Politicizing the census: Immigration used as a wedge issue yet again


The upcoming census has devolved into a debate about immigration. Sounds familiar, right?  Sen. David Vitter (R-LA) has introduced amendment 2644 to the upcoming census reapportionment bill that will cut off funding for the 2010 Census unless an 11th question is added. Can you guess what that 11th question is about? You got it, the GOP’s ever-ready bogey man, undocumented immigrants.

Vitter wants to ensure that only citizens are counted during the Census. The New York Times today lays out exactly why this would not only waste tons of money, but would derail the Census process entirely.

As required by law, the Census Bureau gave Congress the exact wording of the survey’s 10 questions in early April 2008 — more than 18 months ago. Changing it now to meet Mr. Vitter’s demand would delay the count, could skew the results and would certainly make it even harder to persuade minorities to participate.

It would also be hugely expensive. The Commerce Department says that redoing the survey would cost hundreds of millions of dollars: to rewrite and reprint hundreds of millions of census forms, to revise instructional and promotional material and to reprogram software and scanners.

During debates in the Senate, Mr. Vitter said that his aim is to exclude noncitizens from population totals that are used to determine the number of Congressional representatives from each state. He is ignoring the fact that it is a settled matter of law that the Constitution requires the census to count everyone in the country, without regard to citizenship, and that those totals are used to determine the number of representatives.

In summary, not only is it already law that EVERYONE be counted, but Vitter is politicizing the 2010 Census for his own gain. NDN has a great information page about the Vitter amendment, where I found this succinct summary of Vitter’s hyprocrisy:

Earlier this year, several Republican senators expressed outrage over the perception that the new White House Administration was playing politics with the Census. The outrage was so deep that US Senator Judd Gregg withdrew his nomination as US Secretary of Commerce citing concerns over this perception to politicize the Census. Now these very same Republican Senators are resorting to the very same techniques they decried earlier this year. This amendment only serve serves to politicize and delegitimize what is expected to be a very nonpartisan process. The result could cost billions of dollars, and will complicate efforts to inform and prepare state and local governments for the changing demography and characteristics of this nation.

Yet again, immigrants are being thrown under the bus in an attempt at partisan politics. [Insert my constant reminder of the need for comprehensive immigration reform to avoid such political quagmires here].

Also, I think its worth adding that if this bill were to pass it would lead to widespread non-participation from immigrants communities, regardless of immigration status.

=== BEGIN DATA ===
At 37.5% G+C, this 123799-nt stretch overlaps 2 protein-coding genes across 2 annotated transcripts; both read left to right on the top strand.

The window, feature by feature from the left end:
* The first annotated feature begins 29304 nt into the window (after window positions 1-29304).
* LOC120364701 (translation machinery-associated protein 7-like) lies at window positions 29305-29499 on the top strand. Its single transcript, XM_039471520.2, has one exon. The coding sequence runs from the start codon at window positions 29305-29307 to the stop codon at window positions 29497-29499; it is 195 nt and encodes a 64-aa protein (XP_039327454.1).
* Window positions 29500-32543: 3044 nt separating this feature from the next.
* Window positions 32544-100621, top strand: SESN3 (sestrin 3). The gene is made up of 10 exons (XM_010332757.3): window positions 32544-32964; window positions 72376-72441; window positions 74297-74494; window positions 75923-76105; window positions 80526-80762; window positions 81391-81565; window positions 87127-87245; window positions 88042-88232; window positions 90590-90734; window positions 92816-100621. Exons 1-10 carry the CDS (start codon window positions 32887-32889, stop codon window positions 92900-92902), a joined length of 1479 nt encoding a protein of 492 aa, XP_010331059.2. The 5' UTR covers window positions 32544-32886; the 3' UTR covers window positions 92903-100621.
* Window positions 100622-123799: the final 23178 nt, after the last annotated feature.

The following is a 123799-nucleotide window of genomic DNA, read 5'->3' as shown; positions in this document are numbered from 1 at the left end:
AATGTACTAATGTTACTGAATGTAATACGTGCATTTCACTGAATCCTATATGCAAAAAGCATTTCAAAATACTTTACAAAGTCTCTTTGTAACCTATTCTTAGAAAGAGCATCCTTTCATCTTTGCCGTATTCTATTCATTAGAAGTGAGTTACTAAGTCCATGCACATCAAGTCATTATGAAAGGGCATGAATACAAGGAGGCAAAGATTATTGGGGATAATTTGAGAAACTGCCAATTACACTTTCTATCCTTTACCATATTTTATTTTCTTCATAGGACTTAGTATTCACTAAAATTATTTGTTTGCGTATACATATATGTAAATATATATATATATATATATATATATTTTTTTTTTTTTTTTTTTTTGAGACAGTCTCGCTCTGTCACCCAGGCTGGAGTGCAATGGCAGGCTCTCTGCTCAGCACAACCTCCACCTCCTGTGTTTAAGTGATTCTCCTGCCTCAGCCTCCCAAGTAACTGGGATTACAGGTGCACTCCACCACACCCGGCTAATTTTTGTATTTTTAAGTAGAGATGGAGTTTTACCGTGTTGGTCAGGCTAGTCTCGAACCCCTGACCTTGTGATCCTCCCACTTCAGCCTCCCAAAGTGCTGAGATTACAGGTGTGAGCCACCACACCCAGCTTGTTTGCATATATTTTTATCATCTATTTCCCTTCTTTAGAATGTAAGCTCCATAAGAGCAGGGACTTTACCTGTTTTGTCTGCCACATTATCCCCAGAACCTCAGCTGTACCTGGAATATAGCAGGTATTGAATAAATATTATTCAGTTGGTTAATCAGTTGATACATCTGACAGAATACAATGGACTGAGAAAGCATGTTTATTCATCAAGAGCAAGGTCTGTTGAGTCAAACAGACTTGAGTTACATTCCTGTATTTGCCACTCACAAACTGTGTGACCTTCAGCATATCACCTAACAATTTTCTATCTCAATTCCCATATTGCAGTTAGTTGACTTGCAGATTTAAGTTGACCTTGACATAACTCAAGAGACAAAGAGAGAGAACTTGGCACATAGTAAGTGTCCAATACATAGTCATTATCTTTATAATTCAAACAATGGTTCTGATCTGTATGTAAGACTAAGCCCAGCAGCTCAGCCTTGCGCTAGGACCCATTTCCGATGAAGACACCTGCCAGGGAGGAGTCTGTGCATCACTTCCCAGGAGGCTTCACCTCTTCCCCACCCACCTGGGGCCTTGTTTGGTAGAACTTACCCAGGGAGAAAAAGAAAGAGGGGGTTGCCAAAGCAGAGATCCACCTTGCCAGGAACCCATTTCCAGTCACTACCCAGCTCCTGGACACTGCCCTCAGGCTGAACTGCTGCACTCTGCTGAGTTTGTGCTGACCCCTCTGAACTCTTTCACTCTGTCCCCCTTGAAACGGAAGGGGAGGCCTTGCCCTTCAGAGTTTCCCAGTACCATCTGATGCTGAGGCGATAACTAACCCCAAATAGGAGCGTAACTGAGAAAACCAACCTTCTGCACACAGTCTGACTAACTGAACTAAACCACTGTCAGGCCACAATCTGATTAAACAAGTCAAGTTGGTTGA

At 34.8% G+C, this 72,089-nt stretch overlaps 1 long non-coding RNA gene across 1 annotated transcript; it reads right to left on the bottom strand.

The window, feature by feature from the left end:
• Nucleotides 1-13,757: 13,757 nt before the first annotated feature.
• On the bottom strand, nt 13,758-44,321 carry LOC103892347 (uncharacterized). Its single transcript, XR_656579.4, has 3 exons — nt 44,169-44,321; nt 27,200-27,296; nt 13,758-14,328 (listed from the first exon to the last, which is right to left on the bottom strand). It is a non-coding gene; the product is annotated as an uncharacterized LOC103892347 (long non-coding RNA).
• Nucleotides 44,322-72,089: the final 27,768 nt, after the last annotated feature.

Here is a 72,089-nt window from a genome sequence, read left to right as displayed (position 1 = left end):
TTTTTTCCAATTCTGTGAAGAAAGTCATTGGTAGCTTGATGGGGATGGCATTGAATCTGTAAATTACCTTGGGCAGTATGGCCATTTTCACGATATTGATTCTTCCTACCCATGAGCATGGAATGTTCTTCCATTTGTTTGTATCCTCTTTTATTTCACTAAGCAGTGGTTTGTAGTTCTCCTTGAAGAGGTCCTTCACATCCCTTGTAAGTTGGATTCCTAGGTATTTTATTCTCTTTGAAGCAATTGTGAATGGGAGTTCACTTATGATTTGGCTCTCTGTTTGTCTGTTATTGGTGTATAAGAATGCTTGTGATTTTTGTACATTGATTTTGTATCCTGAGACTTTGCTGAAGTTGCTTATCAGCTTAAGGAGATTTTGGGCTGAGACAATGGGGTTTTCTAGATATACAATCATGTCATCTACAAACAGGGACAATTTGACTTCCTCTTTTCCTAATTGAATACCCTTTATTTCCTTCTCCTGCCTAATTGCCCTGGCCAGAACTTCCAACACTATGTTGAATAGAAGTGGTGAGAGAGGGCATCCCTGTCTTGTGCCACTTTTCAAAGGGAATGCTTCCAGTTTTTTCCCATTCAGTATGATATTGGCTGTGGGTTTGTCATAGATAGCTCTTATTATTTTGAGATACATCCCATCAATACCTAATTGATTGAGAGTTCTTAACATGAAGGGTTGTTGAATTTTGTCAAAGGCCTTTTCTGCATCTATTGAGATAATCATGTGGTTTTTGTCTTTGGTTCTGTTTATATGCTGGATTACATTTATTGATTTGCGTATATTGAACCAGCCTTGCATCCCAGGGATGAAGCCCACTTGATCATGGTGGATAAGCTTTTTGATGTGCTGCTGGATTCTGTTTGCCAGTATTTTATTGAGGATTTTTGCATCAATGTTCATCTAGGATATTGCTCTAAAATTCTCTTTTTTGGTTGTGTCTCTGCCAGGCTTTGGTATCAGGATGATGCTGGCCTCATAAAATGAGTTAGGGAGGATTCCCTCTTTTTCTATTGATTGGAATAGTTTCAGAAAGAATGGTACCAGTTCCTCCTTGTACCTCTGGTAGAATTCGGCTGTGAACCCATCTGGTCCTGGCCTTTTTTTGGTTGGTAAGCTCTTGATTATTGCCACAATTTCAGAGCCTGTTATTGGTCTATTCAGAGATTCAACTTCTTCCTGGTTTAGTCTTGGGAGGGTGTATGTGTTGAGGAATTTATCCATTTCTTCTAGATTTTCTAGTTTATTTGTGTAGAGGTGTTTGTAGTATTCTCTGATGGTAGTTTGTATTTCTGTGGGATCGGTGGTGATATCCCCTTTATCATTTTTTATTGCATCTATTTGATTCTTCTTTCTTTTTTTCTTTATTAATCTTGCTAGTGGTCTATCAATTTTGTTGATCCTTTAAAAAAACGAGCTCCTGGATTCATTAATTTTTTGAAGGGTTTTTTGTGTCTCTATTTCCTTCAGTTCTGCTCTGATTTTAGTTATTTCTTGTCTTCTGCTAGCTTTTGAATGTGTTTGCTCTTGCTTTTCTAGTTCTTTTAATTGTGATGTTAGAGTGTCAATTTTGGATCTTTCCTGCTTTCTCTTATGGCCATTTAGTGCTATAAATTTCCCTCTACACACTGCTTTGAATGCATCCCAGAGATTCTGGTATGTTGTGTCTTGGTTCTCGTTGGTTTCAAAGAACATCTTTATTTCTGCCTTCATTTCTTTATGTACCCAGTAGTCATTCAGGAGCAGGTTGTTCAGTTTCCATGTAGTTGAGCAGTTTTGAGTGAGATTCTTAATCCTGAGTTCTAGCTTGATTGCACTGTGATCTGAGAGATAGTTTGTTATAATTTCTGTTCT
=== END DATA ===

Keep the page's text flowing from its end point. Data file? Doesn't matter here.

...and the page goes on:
Adding a new question about citizenship would further ratchet up suspicions that the census is being used to target undocumented immigrants. That would discourage participation not only among people who are here illegally but also their families and friends who may be citizens and legal residents. That leads to an inaccurate count.

The bill will be voted on this Wednesday. To take action to defeat Vitter’s bill, check out the Reform Immigration FOR America campaign’s click to fax/email page.

3 responses to “Politicizing the census: Immigration used as a wedge issue yet again

  1. You mean that you have no comments that agree with you yet.

  2. I suggest that the taxpayers of this country have a right to ascertain whether giving amnesty to foreigners who may become citizens will result in an increase in taxes or the cost of their health care insurance. No advocacy group has a right to deny our citizens the right of open discourse about issues that may affect them. Just what do you fear, the truth? Like it or not, everything that has to do with a decision on the part of our congressional representatives is political. To say otherwise is being immature and delusional.

  3. “Adding a new question about citizenship would further ratchet up suspicions that the census is being used to target undocumented immigrants.”

    No, permitting the status quo will fuel suspicions that Democrats are happy that illegal aliens are being used to give disproportionate political power to Hispanics, in the form of additional congressmen, beyond that which legal citizen numbers justify. It does this at the expense of actual citizens.

    Is it fair that population centers with large numbers of illegal aliens be given more federal grant money than their citizen numbers warrant? The average honest citizen would say no. The money is intended for citizens only, as indicated by our laws. No, advocates are disingenuous about argument over the cost of change or constitutionality, as this is really about rewarding centers of lawlessness receiving a share of the largess. Stop whining. You only antagonize those that see through this ploy.

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